July 21-22, 2021 / Online

Designing for a Better World

Written by Designing for a Better World

March 1, 2021


Hi everyone, my name is Saata, pronounced sat-tuh, like you sat down, and I go by the pronouns of she and her.

I'd like to think I have a pretty interesting point of view. My personal background of being a first generation American whose parents are from Sierra Leone, West Africa, has really helped to have me craft a unique lens through which I see the world. I grew up in the suburbs of San Jose and was always one of three black girls in each grade growing up. But at home I had a traditional West African upbringing and was always around and engaged in a robust Sierra Leonean community in the Bay Area of California. Always around aunties and uncles and cousins who all were either immigrants from Sierra Leone, like my parents, or first generation Americans like myself. And growing up, I was always straddling both worlds of being African and American, while also defining my own understanding of what it meant to be black in America. Because, you see, my heritage is West African, my nationality is American and my race is black.

I share this with you because holding these multiple identities simultaneously speaks to the intersectionality that we all occupy. Everyone is different, of course, but we all bring our own backgrounds, identities, worldviews and everything that makes us us into our work, whether we are aware of it or not. And as I progress into my design career, my design thinking has developed into really striving to always create design of substance and intention. Design without the why is just design confetti, just something that looks pretty and doesn't really mean anything.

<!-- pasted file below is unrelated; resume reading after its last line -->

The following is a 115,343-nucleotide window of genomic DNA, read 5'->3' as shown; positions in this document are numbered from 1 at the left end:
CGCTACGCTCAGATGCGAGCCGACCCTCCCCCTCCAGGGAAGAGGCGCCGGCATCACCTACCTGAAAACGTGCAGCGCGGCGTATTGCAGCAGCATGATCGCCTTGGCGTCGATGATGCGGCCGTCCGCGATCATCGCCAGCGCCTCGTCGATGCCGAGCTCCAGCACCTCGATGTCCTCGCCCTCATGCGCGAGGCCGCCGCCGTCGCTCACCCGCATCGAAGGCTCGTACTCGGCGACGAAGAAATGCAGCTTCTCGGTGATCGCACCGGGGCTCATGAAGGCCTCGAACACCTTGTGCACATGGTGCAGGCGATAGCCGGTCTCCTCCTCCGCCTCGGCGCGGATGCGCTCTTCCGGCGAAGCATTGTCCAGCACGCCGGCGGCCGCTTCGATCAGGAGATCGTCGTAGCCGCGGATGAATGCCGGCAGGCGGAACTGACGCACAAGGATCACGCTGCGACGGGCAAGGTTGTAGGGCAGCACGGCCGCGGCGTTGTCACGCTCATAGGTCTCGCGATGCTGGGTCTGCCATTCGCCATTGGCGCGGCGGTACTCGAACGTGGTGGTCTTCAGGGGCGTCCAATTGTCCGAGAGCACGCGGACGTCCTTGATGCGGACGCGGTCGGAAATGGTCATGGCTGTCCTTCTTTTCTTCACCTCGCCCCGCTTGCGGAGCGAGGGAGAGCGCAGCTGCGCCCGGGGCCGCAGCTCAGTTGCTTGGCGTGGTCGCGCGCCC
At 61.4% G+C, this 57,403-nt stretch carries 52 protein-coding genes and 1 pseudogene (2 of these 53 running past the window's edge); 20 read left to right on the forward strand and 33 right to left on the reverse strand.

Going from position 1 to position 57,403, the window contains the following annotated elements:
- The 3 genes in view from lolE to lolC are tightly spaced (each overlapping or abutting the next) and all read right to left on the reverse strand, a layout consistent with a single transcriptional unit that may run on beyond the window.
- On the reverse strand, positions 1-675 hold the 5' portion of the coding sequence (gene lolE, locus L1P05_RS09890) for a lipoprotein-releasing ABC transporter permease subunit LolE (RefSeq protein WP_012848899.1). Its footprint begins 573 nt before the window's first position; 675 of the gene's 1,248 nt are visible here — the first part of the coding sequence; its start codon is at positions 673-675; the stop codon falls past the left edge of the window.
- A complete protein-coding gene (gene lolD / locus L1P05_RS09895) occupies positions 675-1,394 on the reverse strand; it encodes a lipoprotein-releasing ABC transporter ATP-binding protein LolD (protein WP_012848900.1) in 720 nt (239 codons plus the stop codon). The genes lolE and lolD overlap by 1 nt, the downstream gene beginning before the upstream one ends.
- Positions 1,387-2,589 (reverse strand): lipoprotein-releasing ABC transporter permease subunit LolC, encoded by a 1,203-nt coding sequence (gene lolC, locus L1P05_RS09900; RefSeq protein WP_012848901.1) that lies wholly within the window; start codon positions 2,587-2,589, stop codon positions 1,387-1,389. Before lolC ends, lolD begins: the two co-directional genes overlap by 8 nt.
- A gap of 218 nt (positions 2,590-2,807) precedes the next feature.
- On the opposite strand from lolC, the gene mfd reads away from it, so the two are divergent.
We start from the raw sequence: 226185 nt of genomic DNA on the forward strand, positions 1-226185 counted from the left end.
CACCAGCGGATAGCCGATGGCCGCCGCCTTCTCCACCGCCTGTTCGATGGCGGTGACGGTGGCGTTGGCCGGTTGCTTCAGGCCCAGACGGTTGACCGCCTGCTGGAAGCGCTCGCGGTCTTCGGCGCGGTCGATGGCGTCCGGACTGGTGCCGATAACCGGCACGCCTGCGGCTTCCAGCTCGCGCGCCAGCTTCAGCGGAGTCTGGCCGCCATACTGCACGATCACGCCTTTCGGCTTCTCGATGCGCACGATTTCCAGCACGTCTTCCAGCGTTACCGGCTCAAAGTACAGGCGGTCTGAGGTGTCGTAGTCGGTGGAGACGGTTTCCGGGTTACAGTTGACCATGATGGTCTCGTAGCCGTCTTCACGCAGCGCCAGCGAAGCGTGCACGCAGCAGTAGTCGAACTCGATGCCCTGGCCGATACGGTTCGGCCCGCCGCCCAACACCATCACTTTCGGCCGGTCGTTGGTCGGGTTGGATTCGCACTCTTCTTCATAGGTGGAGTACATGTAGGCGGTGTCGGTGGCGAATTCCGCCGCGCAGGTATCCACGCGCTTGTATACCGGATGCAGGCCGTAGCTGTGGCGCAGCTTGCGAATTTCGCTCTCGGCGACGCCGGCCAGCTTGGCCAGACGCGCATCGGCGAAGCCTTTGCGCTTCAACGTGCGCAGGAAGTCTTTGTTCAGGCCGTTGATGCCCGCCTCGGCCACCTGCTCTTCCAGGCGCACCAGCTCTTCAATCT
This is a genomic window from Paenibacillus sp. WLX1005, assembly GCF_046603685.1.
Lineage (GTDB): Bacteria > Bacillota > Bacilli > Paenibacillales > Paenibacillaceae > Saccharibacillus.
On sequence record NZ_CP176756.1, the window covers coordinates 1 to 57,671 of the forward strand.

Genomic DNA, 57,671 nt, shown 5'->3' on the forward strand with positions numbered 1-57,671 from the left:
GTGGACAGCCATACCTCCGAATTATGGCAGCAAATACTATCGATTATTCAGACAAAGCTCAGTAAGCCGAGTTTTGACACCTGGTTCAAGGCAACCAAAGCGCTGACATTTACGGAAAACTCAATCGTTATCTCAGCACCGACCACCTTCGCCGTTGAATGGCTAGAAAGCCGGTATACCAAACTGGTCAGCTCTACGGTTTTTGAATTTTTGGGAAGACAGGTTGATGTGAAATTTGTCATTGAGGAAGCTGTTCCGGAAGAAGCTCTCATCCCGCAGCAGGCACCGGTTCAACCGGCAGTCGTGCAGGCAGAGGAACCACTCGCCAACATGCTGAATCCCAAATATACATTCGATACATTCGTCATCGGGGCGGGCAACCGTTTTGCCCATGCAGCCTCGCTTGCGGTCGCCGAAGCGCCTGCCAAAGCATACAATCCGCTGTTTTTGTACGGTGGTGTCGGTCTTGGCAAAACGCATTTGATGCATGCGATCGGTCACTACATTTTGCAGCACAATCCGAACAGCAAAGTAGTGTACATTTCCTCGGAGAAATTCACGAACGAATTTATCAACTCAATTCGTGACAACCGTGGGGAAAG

I believe that design is the first handshake. It's the first indication of how a business is run and what values they stand for. It's almost like a window into a world of the unknown. And when we look through history, art design and content has always reflected the world around us. But from whose perspective? Usually it's the majority dominant group. And historically, this group has been white people and white men, specifically. White, male, cis, straight, skinny, able-bodied, this has been the norm. And this is what mainstream history has retained and has told us. People who don't fit this template of normal or or power or historically othered and excluded from the narrative. This includes black, indigenous, Asian, and Hispanic people, members of the LGBTQ+ community, women, people of different abilities, et cetera, et cetera. Also, throughout history, the role of the designer has been to reflect the world around us, to observe, translate, motivate, provoke, and so many other things. Designing content has always shaped the world for either bad or for good.